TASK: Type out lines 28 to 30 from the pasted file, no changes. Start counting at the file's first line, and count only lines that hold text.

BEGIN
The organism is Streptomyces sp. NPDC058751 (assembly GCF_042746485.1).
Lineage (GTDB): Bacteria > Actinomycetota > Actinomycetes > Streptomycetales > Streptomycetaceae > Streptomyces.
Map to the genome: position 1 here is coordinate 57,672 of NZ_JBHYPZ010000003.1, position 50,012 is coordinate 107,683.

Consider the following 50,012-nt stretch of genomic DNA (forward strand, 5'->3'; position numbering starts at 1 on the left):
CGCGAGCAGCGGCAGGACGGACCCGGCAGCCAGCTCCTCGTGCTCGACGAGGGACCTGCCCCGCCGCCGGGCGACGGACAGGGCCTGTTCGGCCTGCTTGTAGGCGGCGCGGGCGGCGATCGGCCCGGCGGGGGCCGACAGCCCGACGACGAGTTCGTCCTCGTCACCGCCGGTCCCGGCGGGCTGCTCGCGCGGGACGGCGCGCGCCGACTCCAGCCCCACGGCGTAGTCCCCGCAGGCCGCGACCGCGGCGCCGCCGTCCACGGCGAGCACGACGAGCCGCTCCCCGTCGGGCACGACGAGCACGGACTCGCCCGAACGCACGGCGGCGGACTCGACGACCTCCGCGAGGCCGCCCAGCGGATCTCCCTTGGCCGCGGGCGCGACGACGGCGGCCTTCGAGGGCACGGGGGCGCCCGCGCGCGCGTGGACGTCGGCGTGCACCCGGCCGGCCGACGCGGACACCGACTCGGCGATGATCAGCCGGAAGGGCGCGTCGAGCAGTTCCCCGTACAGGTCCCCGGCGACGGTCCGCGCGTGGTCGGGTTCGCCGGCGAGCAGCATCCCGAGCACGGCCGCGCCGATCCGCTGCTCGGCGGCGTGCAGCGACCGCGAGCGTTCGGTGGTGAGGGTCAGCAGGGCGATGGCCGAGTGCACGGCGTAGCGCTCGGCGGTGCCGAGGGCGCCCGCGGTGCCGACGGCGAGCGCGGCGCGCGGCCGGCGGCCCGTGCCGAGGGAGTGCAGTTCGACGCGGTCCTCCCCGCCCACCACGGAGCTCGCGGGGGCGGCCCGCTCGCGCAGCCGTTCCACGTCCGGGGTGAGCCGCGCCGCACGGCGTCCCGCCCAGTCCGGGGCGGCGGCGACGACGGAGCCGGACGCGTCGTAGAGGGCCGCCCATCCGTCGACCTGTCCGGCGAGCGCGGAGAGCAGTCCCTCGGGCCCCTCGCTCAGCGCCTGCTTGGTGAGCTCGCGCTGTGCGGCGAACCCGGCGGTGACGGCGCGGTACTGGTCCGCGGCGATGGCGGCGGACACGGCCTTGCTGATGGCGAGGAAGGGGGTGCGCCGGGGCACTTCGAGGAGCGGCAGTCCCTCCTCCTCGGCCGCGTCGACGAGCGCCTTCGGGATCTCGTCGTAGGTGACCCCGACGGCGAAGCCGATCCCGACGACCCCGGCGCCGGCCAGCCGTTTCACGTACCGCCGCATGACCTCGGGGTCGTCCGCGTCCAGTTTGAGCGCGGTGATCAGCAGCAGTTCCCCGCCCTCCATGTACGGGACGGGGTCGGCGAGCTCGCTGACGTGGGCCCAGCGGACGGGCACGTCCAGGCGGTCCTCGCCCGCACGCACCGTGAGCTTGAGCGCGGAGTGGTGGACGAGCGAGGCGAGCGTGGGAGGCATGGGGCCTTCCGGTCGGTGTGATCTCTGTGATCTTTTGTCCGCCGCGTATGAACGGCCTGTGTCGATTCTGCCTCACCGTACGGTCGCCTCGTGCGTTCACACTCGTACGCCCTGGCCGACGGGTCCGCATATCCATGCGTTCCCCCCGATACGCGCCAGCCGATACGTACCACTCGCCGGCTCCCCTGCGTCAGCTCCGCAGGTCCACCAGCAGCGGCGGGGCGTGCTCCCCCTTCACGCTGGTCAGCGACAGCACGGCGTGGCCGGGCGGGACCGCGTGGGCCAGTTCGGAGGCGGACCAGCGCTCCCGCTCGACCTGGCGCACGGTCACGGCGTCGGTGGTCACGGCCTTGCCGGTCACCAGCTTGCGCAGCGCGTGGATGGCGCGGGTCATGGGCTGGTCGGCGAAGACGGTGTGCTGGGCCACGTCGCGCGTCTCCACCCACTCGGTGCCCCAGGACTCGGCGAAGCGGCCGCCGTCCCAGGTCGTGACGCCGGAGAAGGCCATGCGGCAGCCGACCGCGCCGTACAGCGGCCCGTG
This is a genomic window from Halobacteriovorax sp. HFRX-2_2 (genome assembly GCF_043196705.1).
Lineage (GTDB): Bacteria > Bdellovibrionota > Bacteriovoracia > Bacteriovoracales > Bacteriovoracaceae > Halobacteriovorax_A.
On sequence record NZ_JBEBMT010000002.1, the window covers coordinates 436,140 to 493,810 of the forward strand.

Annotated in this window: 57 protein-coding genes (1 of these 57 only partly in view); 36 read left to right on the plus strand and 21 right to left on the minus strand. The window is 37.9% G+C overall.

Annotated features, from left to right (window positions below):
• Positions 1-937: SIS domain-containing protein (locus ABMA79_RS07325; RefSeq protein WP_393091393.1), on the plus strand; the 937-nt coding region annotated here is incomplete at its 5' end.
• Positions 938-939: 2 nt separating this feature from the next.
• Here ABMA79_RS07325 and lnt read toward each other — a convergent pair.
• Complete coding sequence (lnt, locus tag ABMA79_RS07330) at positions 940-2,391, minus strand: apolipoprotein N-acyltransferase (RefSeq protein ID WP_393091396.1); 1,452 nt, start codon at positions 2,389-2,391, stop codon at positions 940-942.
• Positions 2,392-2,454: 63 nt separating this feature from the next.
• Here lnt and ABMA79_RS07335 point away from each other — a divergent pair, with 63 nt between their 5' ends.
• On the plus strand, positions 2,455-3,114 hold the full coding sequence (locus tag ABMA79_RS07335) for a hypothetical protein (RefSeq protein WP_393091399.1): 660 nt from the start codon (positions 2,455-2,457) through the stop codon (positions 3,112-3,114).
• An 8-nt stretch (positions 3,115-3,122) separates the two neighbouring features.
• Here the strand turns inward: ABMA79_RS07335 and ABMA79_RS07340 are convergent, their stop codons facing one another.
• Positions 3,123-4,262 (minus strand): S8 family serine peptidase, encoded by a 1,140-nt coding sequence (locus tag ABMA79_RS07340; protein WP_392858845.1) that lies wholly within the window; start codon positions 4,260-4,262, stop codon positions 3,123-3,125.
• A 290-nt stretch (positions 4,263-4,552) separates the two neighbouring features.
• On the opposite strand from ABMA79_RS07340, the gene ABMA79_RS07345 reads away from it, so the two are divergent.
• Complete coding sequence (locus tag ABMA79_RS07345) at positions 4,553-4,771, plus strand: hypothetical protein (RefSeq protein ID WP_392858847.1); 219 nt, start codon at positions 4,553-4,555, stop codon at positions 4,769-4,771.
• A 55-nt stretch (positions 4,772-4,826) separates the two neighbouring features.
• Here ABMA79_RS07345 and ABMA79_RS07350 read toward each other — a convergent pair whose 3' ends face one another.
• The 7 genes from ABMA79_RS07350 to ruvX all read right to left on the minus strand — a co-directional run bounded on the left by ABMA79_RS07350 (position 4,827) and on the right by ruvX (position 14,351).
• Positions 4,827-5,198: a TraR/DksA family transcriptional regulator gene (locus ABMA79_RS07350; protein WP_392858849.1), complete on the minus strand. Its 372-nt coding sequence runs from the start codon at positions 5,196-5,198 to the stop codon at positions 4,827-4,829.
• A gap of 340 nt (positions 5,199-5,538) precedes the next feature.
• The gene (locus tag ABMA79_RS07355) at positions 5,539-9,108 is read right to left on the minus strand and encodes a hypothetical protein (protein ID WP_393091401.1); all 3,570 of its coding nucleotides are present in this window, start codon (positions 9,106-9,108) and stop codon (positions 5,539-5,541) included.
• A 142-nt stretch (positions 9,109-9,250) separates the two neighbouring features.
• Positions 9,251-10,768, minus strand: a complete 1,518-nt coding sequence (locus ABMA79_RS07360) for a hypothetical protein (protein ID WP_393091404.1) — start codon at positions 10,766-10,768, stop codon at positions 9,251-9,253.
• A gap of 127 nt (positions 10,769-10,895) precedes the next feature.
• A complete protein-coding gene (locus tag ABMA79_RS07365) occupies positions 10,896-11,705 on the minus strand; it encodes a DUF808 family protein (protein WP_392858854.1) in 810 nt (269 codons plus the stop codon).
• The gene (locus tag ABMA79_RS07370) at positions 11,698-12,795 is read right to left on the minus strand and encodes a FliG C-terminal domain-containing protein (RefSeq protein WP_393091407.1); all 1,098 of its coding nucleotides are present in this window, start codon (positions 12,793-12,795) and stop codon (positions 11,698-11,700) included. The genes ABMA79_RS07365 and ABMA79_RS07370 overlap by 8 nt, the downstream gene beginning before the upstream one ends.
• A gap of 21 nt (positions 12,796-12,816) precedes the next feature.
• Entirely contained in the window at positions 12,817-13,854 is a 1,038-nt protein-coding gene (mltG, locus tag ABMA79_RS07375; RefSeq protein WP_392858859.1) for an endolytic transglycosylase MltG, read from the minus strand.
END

• A gap of 340 nt (positions 5,199-5,538) precedes the next feature.
• The gene (locus tag ABMA79_RS07355) at positions 5,539-9,108 is read right to left on the minus strand and encodes a hypothetical protein (protein ID WP_393091401.1); all 3,570 of its coding nucleotides are present in this window, start codon (positions 9,106-9,108) and stop codon (positions 5,539-5,541) included.
• A 142-nt stretch (positions 9,109-9,250) separates the two neighbouring features.